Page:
I applied shaping techniques to my own behavior. Shaping involves breaking a desired behavior down into small, successive steps. In animal training, any behavior that is similar to the desired behavior is reinforced, and continued reinforcement can ‘lead’ the animal closer and closer to the desired behavior. With practice, the behavior becomes more and more automatic – it becomes a habit that requires no conscious effort.
I had a lot of behaviors I wanted to change. But I had tried making dramatic lifestyle changes before, and it required so much effort, so much ‘willpower’, that I reverted to old habits quickly. This time I decided to focus on much smaller changes, to ‘shape’ new lifestyle habits one at a time, to practice each new behavior until it was automatic, so that when I was tired or stressed out and reverted to habit, it would be GOOD habits I reverted to.
I started with exercise. I knew that reputable public health organizations recommend 30-60 minutes of exercise a day, 5-6 times a week, for best health outcomes, and up to 90 minutes a day for weight loss. But I also knew there was no way I was going to be able to jump straight into that kind of exercise volume when my HABIT was to be sedentary. As soon as I ran against a road block, I would fall back on my habits. So I broke it down. My initial goal was to 15-20 minutes at the gym, 3 days a week. At first, my goal was to swim for those 15-20 minutes, but in the beginning, even that was difficult. So I made it even simpler. All I expected of myself was to get there. There were many days that I got there, and sat in the jacuzzi, or chatted with the front desk staff, or even surfed the internet. But I got there. I was establishing a habit of getting there. Most of the time, once I was there I did something active, but in the beginning, getting there was my expectation, and having a manageable expectation made it more likely for me to follow through, and the more I followed through, the more automatic the behavior became. After a few months, I realized that I was scheduling my trips to the gym into my week without thinking about it. It had become a normal part of my life. It had become a habit. In the months and years since, I have increased the volume and intensity and frequency of my workouts so that now I easily meet the minimum public health recommendations. But had I not established that habit of making time, that habit of fitting it in, I wouldn’t have gotten past the initial stage. I would very likely still be sedentary.
My eating habits were another behavior I wanted to change. After decades of fad diets, I was worn out with kitchen overhauls. This time around I made a simple change – more vegetables – and practiced it until it was easy. And when I was including more vegetables in my day to day without stressing out about it, I added in some calorie tracking. And when that was easy, I started tracking protein too. And over time, my eating habits shifted, so that now I am able to put together a balanced, calorie appropriate, protein sufficient meal without needing to really think about it. I just know what to eat and how much, because I slowly, methodically changed my habits and practiced them until they were automatic. I no longer need to track my calories or protein, because I used tracking to create new habits that I can now rely on.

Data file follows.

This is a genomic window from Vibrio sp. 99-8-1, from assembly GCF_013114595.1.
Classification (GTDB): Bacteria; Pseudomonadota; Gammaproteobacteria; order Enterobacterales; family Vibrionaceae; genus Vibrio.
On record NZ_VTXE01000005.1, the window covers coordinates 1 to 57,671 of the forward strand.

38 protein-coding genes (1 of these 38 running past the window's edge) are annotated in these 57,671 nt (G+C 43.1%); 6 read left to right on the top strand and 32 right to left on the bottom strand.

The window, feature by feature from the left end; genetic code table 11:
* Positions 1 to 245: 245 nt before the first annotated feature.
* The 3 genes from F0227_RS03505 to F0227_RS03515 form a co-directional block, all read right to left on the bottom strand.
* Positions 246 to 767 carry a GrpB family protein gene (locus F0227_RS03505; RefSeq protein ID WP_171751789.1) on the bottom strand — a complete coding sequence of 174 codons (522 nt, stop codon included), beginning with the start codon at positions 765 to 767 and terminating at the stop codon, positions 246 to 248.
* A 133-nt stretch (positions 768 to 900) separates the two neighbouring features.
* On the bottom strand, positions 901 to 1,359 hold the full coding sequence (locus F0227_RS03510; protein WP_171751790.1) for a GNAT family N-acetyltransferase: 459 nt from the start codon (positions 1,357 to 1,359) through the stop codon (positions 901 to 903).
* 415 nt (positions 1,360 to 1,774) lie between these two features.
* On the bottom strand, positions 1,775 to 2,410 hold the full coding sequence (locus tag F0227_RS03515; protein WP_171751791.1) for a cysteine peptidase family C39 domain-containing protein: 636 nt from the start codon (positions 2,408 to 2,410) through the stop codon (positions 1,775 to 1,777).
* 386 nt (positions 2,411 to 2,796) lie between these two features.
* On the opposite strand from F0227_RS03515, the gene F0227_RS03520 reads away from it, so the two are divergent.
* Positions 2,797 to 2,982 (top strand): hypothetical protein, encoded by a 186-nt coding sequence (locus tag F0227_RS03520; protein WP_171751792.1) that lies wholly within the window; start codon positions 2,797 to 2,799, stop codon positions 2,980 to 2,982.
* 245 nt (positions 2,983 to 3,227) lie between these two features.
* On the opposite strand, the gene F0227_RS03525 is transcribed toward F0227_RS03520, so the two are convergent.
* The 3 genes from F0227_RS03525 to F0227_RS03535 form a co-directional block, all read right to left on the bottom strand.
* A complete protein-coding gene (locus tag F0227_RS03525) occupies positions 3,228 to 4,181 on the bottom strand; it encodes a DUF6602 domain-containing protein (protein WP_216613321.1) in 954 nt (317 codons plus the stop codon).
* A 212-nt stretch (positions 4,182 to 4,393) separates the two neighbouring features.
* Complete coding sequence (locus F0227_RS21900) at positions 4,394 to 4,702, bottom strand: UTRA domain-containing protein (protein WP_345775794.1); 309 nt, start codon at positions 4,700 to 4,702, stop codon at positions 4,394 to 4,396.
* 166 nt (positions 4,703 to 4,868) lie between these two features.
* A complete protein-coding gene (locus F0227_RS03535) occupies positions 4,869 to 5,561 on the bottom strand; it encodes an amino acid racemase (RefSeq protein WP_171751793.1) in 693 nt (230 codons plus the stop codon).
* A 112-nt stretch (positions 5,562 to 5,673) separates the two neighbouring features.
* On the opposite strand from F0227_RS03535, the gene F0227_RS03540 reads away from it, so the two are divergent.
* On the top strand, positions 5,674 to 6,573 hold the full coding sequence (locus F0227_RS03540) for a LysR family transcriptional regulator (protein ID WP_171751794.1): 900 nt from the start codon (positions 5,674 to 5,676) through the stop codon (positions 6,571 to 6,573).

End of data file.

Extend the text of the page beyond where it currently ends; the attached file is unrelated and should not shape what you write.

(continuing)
Sleep and stress management are other behaviors I’ve changed. I focused on one small change at a time, and practiced it until it was habit. I started turning off electronics a little earlier in the evening. I started making sure I was done drinking coffee by late morning. I stopped listening to the news in my car, because I realized it was making me anxious. And lots of other small changes.
Now when I’m tired or stressed out, I don’t need to think about these things, they are habits. I can fall back on these healthy behaviors and focus my mental energy on more pressing things, because I took the time to slowly, methodically change the habitual behaviors that form the bulk of my day to day life. And the result has been an improvement in my health, weight loss that I’ve been able to maintain with minimal effort, and a whole lot more mental energy to devote to things like my family and my career and my blog. Because the behaviors that I engage in automatically are, by and large, healthy behaviors. I’m not perfect. I’m still working on some things. But I’ve learned that humans are creatures of habit, and we have the power to change those habits. And those habits are what really make us who we are.
Just starting out? Wondering where to begin? Check out my collaborative habit-based coaching program with Sean Flanagan, “the Habit Project”, if you’re looking for some habit based support and structure.